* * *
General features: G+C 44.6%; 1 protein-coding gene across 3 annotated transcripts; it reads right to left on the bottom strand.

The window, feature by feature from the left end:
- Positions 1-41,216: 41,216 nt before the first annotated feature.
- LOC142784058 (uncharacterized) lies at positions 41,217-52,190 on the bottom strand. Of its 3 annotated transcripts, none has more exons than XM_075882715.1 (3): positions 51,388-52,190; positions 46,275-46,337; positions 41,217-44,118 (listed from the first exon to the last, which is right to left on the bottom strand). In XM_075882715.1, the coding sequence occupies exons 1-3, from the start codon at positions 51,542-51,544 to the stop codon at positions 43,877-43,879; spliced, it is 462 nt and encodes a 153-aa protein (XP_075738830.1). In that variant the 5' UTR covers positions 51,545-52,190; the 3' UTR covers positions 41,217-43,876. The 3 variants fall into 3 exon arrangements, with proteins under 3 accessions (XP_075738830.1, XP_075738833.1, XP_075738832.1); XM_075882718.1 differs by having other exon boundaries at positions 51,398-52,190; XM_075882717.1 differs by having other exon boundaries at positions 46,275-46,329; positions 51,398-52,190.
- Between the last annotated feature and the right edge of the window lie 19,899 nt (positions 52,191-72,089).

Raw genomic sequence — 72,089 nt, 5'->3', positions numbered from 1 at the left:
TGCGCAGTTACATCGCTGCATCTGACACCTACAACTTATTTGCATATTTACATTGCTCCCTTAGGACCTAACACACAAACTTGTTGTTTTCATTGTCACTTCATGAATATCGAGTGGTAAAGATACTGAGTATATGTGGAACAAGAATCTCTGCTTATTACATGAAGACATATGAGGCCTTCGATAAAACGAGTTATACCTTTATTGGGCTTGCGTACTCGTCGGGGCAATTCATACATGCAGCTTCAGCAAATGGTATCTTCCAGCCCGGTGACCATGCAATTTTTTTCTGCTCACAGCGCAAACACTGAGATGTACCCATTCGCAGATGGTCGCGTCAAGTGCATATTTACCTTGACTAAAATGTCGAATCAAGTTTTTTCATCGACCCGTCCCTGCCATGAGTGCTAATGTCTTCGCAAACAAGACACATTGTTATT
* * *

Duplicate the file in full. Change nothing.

General features: G+C 44.6%; 1 protein-coding gene across 3 annotated transcripts; it reads right to left on the bottom strand.

The window, feature by feature from the left end:
- Positions 1-41,216: 41,216 nt before the first annotated feature.
- LOC142784058 (uncharacterized) lies at positions 41,217-52,190 on the bottom strand. Of its 3 annotated transcripts, none has more exons than XM_075882715.1 (3): positions 51,388-52,190; positions 46,275-46,337; positions 41,217-44,118 (listed from the first exon to the last, which is right to left on the bottom strand). In XM_075882715.1, the coding sequence occupies exons 1-3, from the start codon at positions 51,542-51,544 to the stop codon at positions 43,877-43,879; spliced, it is 462 nt and encodes a 153-aa protein (XP_075738830.1). In that variant the 5' UTR covers positions 51,545-52,190; the 3' UTR covers positions 41,217-43,876. The 3 variants fall into 3 exon arrangements, with proteins under 3 accessions (XP_075738830.1, XP_075738833.1, XP_075738832.1); XM_075882718.1 differs by having other exon boundaries at positions 51,398-52,190; XM_075882717.1 differs by having other exon boundaries at positions 46,275-46,329; positions 51,398-52,190.
- Between the last annotated feature and the right edge of the window lie 19,899 nt (positions 52,191-72,089).

Raw genomic sequence — 72,089 nt, 5'->3', positions numbered from 1 at the left:
TGCGCAGTTACATCGCTGCATCTGACACCTACAACTTATTTGCATATTTACATTGCTCCCTTAGGACCTAACACACAAACTTGTTGTTTTCATTGTCACTTCATGAATATCGAGTGGTAAAGATACTGAGTATATGTGGAACAAGAATCTCTGCTTATTACATGAAGACATATGAGGCCTTCGATAAAACGAGTTATACCTTTATTGGGCTTGCGTACTCGTCGGGGCAATTCATACATGCAGCTTCAGCAAATGGTATCTTCCAGCCCGGTGACCATGCAATTTTTTTCTGCTCACAGCGCAAACACTGAGATGTACCCATTCGCAGATGGTCGCGTCAAGTGCATATTTACCTTGACTAAAATGTCGAATCAAGTTTTTTCATCGACCCGTCCCTGCCATGAGTGCTAATGTCTTCGCAAACAAGACACATTGTTATT